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Mixed results on measures banning same-sex marriage

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  • NEW: Victories for supporters of reproductive rights, marijuana reform
  • NEW: Arizona, Florida support amendments banning same-sex marriage
  • NEW: California's Proposition 8 on same-sex marriages headed for defeat, exit polls say
  • NEW: Animal rights activists win victories in Massachusetts, California
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By Emanuella Grinberg
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(CNN) -- A ballot initiative to ban gay marriage in California appears headed for a narrow defeat, exit polls showed.

Voters in California, Arizona and Florida weigh in on constitutional bans on same-sex marriage.

Voters in California, Arizona and Florida weigh in on constitutional bans on same-sex marriage.

Proposition Eight, which would eliminate the right of same-sex couples to marry in California, was losing -- 53 percent to 47 percent, according to the polling. If it were to pass, it would overrule a state Supreme Court ruling in May legalizing same-sex unions.

However, similar measures succeeded in Arizona and Florida, where voters approved constitutional amendments recognizing marriage as a union between one man and one woman, CNN projected.

In Arizona, where a similar measure failed in 2006, Proposition 102 passed with 56 percent. Florida voters approved the amendment by a 62-38 percent margin.

Arizona, California and Florida were the only states to weigh constitutional amendments banning same-sex unions, down from 11 states in the 2004 election.

The projected results were just some of the hot-button issues in an election where ballot measures were dominated by social issues from abortion and affirmative action to suicide and animal rights.

As of 2:30 a.m. ET, CNN had projected results on most major initiatives, based on actual results and exit poll data from key areas.

Fifty-seven percent of voters in Arkansas supported a measure to prohibit unmarried sexual partners from adopting children or from serving as foster parents. The measure specifies that the prohibition applies to opposite-sex as well as same-sex couples.

Tuesday was a day of relief for supporters of reproductive rights. Voters in Colorado rejected a measure defining a person to "include any human being from the moment of fertilization," which would have applied to sections of the Colorado Constitution that protect "natural and essential rights of persons."

South Dakota rejected a proposal to prohibit abortions except in cases of rape or incest or where the mother's life or health is at risk. A similar measure that did not include exceptions for rape or the health of the mother was on the ballot in 2006, but voters rejected it 44 to 56 percent.

Voters in Michigan chose to amend the state constitution to permit human embryonic stem cell research with certain restrictions. The embryos, which must have been created for fertility treatment purposes, would have to have been discarded otherwise, and they may not be used more than 14 days after cell division has begun.

Results are still pending for California's Proposition 4, which requires physicians to provide parental notification to guardians of minors at least 48 hours before performing an Watch Prop 8 debate in Utah

The marijuana reform movement also won victories in two states. Michigan became the 13th state to legalize marijuana for medical purposes, with 64 percent of the vote. Voters in Massachusetts also approved an initiative to decriminalize penalties for possession of less than an ounce of marijuana.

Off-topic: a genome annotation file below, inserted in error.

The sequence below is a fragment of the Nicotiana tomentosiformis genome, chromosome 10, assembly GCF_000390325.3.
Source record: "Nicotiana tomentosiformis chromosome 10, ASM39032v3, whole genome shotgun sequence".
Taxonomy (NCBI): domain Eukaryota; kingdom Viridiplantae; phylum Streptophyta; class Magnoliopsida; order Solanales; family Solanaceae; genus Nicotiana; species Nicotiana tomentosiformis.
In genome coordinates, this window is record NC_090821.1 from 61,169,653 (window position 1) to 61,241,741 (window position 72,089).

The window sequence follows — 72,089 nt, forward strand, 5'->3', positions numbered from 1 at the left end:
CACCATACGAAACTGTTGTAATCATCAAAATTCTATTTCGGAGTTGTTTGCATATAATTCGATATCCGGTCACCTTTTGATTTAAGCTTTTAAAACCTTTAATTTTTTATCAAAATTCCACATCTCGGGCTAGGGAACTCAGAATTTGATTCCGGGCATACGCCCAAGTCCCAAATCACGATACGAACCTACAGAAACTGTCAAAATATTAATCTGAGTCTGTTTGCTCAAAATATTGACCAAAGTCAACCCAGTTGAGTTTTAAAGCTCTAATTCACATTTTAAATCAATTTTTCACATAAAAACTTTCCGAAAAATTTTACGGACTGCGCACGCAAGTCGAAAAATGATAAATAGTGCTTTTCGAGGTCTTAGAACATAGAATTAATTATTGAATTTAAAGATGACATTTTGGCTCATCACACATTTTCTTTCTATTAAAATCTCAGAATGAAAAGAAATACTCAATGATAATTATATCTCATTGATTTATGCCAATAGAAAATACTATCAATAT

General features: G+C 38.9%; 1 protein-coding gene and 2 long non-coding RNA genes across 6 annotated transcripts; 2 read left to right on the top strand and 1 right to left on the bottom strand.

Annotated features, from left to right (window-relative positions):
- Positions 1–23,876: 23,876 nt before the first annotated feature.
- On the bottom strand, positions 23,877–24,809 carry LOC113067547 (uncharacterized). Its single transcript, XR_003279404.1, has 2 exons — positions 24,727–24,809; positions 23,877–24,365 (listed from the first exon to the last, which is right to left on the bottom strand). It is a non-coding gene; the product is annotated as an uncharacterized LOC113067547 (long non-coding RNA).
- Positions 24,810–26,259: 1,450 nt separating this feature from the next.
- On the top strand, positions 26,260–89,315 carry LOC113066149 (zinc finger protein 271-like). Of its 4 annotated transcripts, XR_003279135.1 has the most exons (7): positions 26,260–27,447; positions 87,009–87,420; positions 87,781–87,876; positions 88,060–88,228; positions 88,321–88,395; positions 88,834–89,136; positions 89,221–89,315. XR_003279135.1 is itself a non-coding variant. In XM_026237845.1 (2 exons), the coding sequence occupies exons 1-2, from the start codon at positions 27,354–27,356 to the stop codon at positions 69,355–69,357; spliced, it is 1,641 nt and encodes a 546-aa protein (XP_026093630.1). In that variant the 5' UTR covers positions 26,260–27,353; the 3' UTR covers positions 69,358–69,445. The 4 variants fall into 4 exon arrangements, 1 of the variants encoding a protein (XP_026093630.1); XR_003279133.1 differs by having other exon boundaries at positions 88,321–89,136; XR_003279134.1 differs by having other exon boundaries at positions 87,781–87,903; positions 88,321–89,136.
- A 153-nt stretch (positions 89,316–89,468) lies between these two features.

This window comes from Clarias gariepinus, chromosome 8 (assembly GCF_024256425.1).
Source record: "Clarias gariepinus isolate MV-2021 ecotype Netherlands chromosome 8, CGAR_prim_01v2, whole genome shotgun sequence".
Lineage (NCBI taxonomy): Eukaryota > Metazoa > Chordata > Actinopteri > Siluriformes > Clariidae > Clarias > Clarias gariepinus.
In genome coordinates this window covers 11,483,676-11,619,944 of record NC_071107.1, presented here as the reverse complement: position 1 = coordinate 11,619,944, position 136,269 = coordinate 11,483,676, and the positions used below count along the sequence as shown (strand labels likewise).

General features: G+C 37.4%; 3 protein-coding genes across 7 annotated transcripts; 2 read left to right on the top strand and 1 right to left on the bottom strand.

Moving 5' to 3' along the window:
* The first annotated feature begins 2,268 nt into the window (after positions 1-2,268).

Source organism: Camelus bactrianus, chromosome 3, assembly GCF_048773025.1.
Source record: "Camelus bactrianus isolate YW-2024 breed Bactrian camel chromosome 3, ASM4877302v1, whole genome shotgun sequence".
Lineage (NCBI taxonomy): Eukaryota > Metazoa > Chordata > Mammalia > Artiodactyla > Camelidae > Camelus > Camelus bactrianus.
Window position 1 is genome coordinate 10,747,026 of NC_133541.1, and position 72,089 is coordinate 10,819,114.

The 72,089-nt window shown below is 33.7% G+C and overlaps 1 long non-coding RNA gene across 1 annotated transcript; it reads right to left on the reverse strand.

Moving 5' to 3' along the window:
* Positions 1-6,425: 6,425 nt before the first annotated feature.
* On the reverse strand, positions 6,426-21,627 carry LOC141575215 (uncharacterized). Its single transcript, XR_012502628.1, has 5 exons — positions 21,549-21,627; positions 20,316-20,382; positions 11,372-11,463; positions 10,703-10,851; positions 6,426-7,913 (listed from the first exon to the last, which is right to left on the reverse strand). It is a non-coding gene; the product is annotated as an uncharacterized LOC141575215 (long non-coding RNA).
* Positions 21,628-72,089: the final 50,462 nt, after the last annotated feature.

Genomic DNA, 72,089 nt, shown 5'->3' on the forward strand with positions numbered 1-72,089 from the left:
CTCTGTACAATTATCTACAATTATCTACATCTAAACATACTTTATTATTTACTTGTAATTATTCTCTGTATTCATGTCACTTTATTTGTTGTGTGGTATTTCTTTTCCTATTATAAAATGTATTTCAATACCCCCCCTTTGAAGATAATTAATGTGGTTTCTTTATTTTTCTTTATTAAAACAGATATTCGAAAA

Voters in Nebraska approved a measure prohibiting state governments from discriminating against or granting preferential treatment to people based on race, ethnicity, color, sex or national origin. Results on a similar measure in Colorado have not been announced.

In Washington, 58 percent of voters supported a citizen initiative to allow adults with six months or less to live to request lethal medication prescribed by a physician. A physician is not required to comply, but anyone participating "in good faith" with the request would not risk criminal prosecution.

Arizonans also supported a measure to overhaul state laws prohibiting the employment of illegal immigrants. Under Proposition 202, only employers who know that an employee does not have legal status would risk having their business licenses suspended or revoked.

Many states also weighed budget-related proposals with significant implications for the generation of state revenue.

In Massachusetts, voters rejected a measure to cut the state personal income tax rate in half for 2009 and eliminate the state personal income tax starting in 2010. A similar ballot measure in North Dakota also failed.

Voters in eight states considered proposals related to gambling and lotteries, including Maryland, where current law prohibits the operation of commercial slot machines. Voters approved a constitutional amendment to authorize the use of video lottery terminals, or slot machines, at certain locations in the state to fund public education.

Arkansas also approved a constitutional amendment to establish state lotteries to fund education, overturning a law set in 1874.


South Carolina voters supported an amendment to its constitution that changes the age of sexual consent from 14 to 16.

Animal rights advocates also won victories in two states. Massachusetts passed a measure to ban greyhound racing by 2010 and California approved an initiative to outlaw the confinement of pregnant pigs, calves raised for veal and egg-laying hens "in a manner that does not allow them to turn around freely."

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